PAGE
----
On Shabbat I will be sharing some thoughts on Rabbi Jacobs’ life based on a recently completed dissertation by my colleague Elliot Cosgrove, currently Rabbi of the Park Avenue Synagogue in New York. Dr Cosgrove’s thesis is that if one understands the life of Rabbi Jacobs up to the point of the publication of We Have Reason to Believe one will already know all one needs to know about the way the Jacobs’ Affair plays out.


Dr Cosgrove’s dissertation also contains some wonderful material including an extract from the diary of Shula, written the evening after their first date in December 1943. It’s an extract I have discussed with Louis’ son, Ivor, and daughter, Naomi and I have their blessing to share it here. Not only is it remarkably touching, it’s also an extraordinary insight into what made Rabbi Jacobs such an important figure in Anglo-Jewry, an explanation into the unique character and role of the Synagogue Louis went on to lead and a signpost directing our attention to our way forward.


“During the walk all I can say is I was absolutely enthralled being entertained by my head being filled with magical Chassidic tales and the like. I must have appeared quite ignorant in opposition to his brain, but it did not seem to worry him at all. Suddenly, here was a Yeshiva Bochur, a Rabbi, and I always thought of Rabbis in terms of dull, pious and old in ways, not knowing anything modern, was just the opposite. Together with a tale for every question, joked and seemed like a normal Manchester English young man. He wasn’t pompous; certainly did not parade his religiousness. Talked of literature and poetry and he even liked jazz! (Well, I was not so sure about that). He was refreshing to talk to, and yet he gave me the impression of being the spiritual type, which I admired anyway and seemed to me right away that he was Mr. Right!”


I miss both Louis and Shula, may their memories always serve as a blessing


Shabbat shalom,


Rabbi Jeremy

Thursday, 18 June 2009

Thoughts on a Road Accident


As many of you will know my son, Carmi, took one look at a cat playing on the pavement and followed the cat into the road where he was hit by a passing, and thankfully not a speeding, car.


He’s fine, he’s broken his leg and is not sleeping so well.

But considering how much worse it could have been – we’ll take a broken leg and not sleeping so well.


Language, of course, reveals so much.

What do you say about a three year old who chases a cat into the road and breaks his leg, ‘thank God.’ ‘baruch hashem’?

Is it good news or bad news?

Is it a blessing from God, a curse or a stark warning? Or just chance.


And how do you handle sitting in a hospital chair at three in the morning looking around the scarily named ‘paediatric high-dependency ward,’ knowing that, in the other three beds and on the other chairs, are three sicker kids and three more desperate parents.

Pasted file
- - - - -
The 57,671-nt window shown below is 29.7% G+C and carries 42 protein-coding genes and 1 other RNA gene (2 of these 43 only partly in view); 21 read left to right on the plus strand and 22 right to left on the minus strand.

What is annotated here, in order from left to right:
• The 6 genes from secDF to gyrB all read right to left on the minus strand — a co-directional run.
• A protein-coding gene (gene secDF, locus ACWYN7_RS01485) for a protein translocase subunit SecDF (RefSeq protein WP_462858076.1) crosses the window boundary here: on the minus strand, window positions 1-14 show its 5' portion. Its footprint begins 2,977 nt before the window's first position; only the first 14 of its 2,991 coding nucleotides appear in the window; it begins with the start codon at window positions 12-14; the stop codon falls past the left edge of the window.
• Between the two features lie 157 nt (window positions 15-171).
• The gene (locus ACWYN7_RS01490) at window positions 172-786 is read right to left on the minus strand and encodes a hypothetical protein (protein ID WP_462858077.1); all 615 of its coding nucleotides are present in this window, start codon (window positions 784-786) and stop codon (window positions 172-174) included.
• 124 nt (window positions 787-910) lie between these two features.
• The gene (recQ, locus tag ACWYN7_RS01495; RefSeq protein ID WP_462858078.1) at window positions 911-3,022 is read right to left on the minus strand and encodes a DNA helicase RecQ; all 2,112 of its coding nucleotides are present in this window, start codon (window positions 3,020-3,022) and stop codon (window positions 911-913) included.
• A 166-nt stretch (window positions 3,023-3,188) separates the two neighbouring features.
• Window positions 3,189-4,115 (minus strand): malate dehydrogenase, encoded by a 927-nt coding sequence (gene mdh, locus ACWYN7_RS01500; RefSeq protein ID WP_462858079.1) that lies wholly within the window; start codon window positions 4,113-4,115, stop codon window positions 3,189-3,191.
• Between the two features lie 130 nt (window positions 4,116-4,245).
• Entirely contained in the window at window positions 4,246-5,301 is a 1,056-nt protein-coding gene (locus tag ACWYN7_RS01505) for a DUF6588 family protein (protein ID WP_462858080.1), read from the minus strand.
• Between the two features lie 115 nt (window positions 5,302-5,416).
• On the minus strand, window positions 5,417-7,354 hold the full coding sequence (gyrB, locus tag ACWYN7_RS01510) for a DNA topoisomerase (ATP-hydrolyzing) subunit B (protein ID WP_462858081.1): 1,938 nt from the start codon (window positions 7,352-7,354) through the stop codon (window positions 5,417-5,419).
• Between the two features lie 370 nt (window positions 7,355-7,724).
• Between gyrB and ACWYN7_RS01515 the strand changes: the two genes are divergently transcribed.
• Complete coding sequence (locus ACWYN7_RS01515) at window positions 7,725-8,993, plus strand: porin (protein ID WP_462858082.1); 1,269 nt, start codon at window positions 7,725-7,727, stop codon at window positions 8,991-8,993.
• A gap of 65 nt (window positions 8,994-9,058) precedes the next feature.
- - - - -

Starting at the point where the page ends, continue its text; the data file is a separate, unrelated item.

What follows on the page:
I know only too well that we are a community with a member who was hit in a road traffic accident over a year ago, whose recovery is proving far, far more painful and troubling than Carmi’s green-stick fracture and a loss of sleep.


Odd really that this is community founded around a theological alleged blasphemy on the subject of how the Torah came to be written. All the words and all the pages and all the sermons stack up no taller than a pin on whose head some vague number of angels may or may not dance when you come face-to-face with this questions on the nature of pain and suffering.


It’s not an easy thing to speak about, but I want today, to share three reflections on this subject with you.


The first clear response finds it’s origins in the Talmudic tractate Brachot.[1]

There is, we are told, a blessing to be said on hearing bad news. And a different blessing to be said on hearing good news.

How do you bless, asks the Talmud, if a flood sweeps across your land destroying all in its path. The good news is that the flood will bring increased fertility to the soil in the years to come, the bad news is that right now there has been destruction.

The answer is that you bless the blessing on hearing bad news.

As Jews we are not supposed to transcend the sufferings of the moment.

There is a Buddist notion that perceived suffering, perceived bad news need to be sublimated away into nothingness.

That’s not Jewish. We are allowed to weep, to cry, to cry out, to be scared, to feel loss. We are allowed, even more than this, we are commanded to experience suffering as suffering.


Again, in Talmud Brachot, we are told the Rabbis asked, what is suffering?

They said, losing the life of a child during the life of a parent. They agreed this was suffering.

They said, suffering from an illness. They agreed this was suffering.

They said putting your hand in your pocket expecting to find two coins and only finding one coin, They agreed this was suffering.


It’s a provocative text. How can one possibly equate the loss of a child in the life of a parent with putting your hand into a pocket to find less money there than one might expect?